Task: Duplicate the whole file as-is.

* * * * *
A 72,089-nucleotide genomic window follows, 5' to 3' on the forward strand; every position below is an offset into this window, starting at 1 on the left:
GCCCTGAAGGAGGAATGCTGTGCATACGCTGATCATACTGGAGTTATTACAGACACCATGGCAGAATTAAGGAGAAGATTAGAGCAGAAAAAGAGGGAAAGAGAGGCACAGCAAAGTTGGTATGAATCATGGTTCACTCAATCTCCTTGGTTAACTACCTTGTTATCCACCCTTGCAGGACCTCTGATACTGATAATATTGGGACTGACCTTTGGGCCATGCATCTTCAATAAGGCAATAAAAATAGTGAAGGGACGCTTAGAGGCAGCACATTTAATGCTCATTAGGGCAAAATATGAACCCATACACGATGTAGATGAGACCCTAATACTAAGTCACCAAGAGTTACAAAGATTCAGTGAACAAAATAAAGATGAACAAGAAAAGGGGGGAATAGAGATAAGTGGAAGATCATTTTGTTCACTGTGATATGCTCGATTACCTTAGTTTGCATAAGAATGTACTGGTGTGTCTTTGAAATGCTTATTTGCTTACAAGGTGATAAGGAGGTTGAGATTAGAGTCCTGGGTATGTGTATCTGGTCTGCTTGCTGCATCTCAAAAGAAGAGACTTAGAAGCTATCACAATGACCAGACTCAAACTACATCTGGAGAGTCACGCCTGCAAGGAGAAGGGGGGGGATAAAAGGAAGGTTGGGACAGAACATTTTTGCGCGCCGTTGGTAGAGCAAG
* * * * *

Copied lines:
A 72,089-nucleotide genomic window follows, 5' to 3' on the forward strand; every position below is an offset into this window, starting at 1 on the left:
GCCCTGAAGGAGGAATGCTGTGCATACGCTGATCATACTGGAGTTATTACAGACACCATGGCAGAATTAAGGAGAAGATTAGAGCAGAAAAAGAGGGAAAGAGAGGCACAGCAAAGTTGGTATGAATCATGGTTCACTCAATCTCCTTGGTTAACTACCTTGTTATCCACCCTTGCAGGACCTCTGATACTGATAATATTGGGACTGACCTTTGGGCCATGCATCTTCAATAAGGCAATAAAAATAGTGAAGGGACGCTTAGAGGCAGCACATTTAATGCTCATTAGGGCAAAATATGAACCCATACACGATGTAGATGAGACCCTAATACTAAGTCACCAAGAGTTACAAAGATTCAGTGAACAAAATAAAGATGAACAAGAAAAGGGGGGAATAGAGATAAGTGGAAGATCATTTTGTTCACTGTGATATGCTCGATTACCTTAGTTTGCATAAGAATGTACTGGTGTGTCTTTGAAATGCTTATTTGCTTACAAGGTGATAAGGAGGTTGAGATTAGAGTCCTGGGTATGTGTATCTGGTCTGCTTGCTGCATCTCAAAAGAAGAGACTTAGAAGCTATCACAATGACCAGACTCAAACTACATCTGGAGAGTCACGCCTGCAAGGAGAAGGGGGGGGATAAAAGGAAGGTTGGGACAGAACATTTTTGCGCGCCGTTGGTAGAGCAAG